Sometimes challenges seem so insurmountable and intransigent that there seems no way to make a positive contribution. How can one person, or a Bible class, or a congregation make any difference at all in the face of issues as huge as world hunger, poverty, child abuse, racism, or unemployment? Or more particularly, how can anyone hope to influence such trends as the continued growth of prison populations, the rate of return to crime, the number of inmates who can never adjust back to productive patterns of community life? These are just too big for us to do anything about. It’s easier to blame, scapegoat, ignore, or deny such overwhelming challenges.
Over the last few years, the members and friends of Nelson Memorial United Methodist Church in Booneville, Missouri, have been collaborating with other community organizations to work with inmates from the Booneville Correctional Center to establish work projects that help integrate inmates into community in healthier, more supportive ways. Volunteers from the church have provided breakfast, devotions, fellowship, lunch, and other support to aid in the rehabilitation of inmates. They have worked alongside inmates on community work sites, and stayed in touch with inmates after they were released. Last week, the church celebrated the culmination of this year’s projects with a dedication service. California (Mo.) United Methodist Church also participates in these Community Service Projects sponsored by the National Organization of Prison Fellowship.
I applaud these congregations for their willingness to move beyond their comfort zones to offer such a ministry that has the potential to transform so many lives. They’ve managed to act with integrity in the face of an overwhelmingly large challenge. Rather than feeling that there is nothing they could do to make a difference, they have chosen to make what difference they can, given the resources and opportunities God has provided them. They are transforming the part of the world given them by God as their mission field.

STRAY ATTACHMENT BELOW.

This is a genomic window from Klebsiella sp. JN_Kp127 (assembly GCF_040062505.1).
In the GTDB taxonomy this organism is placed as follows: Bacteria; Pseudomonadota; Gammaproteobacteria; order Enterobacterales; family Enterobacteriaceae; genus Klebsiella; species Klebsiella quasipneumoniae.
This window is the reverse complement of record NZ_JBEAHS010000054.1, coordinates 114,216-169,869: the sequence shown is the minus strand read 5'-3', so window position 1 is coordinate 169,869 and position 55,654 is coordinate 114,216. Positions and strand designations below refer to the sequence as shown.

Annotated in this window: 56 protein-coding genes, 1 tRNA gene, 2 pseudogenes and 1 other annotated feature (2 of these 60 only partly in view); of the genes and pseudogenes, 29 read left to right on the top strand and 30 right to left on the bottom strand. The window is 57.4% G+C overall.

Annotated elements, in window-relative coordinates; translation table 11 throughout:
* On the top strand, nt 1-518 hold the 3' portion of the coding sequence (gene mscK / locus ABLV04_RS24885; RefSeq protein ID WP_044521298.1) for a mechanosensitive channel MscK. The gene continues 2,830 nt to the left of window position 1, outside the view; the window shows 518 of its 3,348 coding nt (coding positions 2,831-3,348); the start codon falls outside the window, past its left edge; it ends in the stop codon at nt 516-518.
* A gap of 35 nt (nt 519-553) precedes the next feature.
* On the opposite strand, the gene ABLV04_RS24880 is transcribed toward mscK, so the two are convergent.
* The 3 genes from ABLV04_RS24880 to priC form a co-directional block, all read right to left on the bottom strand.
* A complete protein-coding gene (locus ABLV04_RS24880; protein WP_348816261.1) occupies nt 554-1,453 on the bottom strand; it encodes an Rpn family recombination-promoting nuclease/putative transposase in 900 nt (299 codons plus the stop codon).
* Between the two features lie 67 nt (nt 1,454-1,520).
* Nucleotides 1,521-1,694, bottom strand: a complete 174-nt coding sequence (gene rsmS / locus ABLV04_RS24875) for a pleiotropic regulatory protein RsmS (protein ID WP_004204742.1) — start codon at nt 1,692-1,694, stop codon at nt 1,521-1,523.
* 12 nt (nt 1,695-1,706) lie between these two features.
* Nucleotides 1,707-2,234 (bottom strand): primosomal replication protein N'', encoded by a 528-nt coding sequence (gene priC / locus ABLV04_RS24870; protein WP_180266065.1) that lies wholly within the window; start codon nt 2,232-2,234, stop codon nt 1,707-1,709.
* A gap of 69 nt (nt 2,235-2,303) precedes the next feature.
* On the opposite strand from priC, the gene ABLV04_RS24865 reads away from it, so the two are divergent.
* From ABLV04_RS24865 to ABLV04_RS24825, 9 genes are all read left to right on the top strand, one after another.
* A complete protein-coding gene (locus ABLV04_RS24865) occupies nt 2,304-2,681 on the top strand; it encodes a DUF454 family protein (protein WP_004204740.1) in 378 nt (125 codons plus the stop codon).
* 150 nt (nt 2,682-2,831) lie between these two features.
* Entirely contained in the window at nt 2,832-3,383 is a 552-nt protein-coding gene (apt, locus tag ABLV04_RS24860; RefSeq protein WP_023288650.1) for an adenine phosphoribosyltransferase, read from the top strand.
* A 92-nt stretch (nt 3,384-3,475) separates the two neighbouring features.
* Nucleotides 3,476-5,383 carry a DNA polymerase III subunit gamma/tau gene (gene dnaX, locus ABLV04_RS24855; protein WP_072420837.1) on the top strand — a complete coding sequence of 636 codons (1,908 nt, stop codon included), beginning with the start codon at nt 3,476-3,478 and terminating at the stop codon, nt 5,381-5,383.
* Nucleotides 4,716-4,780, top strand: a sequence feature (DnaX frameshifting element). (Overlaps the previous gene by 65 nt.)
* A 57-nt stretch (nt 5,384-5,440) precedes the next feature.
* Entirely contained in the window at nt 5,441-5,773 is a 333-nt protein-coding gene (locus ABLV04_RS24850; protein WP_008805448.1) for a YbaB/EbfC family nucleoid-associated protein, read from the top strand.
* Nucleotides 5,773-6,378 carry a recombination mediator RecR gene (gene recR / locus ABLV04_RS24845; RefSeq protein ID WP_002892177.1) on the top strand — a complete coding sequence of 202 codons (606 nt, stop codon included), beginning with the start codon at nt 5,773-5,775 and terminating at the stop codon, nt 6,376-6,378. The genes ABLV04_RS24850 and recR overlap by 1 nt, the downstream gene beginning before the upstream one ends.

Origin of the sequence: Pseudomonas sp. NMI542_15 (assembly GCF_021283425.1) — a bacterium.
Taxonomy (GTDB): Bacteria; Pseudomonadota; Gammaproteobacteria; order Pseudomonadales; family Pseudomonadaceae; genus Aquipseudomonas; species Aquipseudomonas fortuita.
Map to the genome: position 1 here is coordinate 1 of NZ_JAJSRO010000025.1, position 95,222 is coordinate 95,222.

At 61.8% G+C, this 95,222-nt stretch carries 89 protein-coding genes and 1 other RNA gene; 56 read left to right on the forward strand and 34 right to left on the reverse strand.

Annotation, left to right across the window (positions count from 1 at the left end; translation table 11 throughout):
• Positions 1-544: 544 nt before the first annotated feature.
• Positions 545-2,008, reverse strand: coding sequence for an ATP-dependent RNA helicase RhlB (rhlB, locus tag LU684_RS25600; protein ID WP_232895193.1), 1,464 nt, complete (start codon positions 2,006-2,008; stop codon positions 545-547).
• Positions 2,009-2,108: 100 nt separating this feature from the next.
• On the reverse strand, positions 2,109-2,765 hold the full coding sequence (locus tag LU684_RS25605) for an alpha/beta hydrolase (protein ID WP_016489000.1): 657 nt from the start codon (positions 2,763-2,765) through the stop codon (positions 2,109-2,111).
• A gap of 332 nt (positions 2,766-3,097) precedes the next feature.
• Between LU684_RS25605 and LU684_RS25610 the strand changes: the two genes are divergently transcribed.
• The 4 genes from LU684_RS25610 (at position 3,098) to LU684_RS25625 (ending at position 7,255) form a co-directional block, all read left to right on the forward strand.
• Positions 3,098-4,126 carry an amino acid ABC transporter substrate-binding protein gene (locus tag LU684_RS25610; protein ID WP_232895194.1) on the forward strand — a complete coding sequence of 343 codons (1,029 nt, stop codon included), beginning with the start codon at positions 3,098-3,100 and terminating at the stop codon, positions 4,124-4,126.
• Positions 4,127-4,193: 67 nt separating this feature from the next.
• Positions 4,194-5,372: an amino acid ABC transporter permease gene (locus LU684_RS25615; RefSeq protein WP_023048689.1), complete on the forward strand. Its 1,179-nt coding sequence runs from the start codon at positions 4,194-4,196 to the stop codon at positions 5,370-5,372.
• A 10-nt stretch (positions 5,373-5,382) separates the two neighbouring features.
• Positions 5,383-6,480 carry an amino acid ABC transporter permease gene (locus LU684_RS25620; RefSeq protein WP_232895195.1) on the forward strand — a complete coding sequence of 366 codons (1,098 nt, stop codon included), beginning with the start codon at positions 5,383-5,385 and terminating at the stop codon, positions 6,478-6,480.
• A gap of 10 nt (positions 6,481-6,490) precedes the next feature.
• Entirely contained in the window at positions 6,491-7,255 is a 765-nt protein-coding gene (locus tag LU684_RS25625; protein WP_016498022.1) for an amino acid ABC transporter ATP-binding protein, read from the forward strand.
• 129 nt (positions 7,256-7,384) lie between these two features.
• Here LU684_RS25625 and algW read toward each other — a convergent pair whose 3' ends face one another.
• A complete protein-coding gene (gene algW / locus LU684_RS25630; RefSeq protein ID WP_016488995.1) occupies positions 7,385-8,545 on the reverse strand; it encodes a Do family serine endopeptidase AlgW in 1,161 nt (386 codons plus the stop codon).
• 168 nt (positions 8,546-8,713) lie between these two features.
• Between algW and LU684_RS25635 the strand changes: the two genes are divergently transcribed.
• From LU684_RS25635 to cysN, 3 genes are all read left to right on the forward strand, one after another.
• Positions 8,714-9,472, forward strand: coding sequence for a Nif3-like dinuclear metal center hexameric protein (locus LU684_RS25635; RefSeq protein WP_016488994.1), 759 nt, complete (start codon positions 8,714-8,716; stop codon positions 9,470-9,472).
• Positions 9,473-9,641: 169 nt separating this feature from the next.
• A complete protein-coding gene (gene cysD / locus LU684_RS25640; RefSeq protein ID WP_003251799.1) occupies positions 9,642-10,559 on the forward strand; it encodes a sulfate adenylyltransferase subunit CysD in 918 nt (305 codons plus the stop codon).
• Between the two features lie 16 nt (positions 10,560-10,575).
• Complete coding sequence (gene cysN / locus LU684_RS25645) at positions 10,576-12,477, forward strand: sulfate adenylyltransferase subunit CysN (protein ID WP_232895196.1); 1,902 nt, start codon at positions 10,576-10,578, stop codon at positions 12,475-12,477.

“They ought to…” “You should…” “If only…”
These are the phrases that ultimately lead us to abandon God’s calling. They foster avoidance of responsibility. They paralyze us. They deflect the insinuation of the Holy Spirit into our own lives. They push us away from the tasks God entrusts to us. They feed a sense of hopelessness.
“I will….” “We can…” “With God’s help….”
These are the phrases that empower us, that give hope, and that encourage faithful response. These open us to the following of Christ and to the strength of the Holy Spirit. These give life. These take us to God, and to the places God would have us go.
“I was a prisoner and you visited me….”
When Jesus spoke those words, his astonished disciples couldn’t imagine what he was talking about. “As much as you did it for the least of these my brothers and sisters, you did it for me.”
Jesus’ message is pretty clear. No excuses. Just do it. Christ is behind us all the way; Christ is ahead of us in those we serve; Christ is with us each step we take.
As long as everyone thinks nothing can be done, nothing will be done. But when someone begins to show the compassion of Christ, all manner of miracles takes place.
Our congregations do pretty well with some elements of mission and service. As a community of faith, we respond well after disasters. Some of our congregations do well with outreach ministries that provide food, and a few congregations offer an extraordinary ministry with the homeless. I give God thanks for all these good efforts at faithfully serving God by serving people in need.
I pray we find the courage to open ourselves to the grace that propels us even into the places we least want to go, and among the people who may demonstrate the greatest resistance to our message. I pray we may find more and greater ways to follow Christ into our prison systems, correctional centers, and local jails.
How do you and your congregation interpret and follow Jesus’ teaching about visiting those who are in prison? Do you have any ideas you would like to share? What have you found to be helpful in fulfilling this aspect of our calling? What restrains you?
Yours in Christ,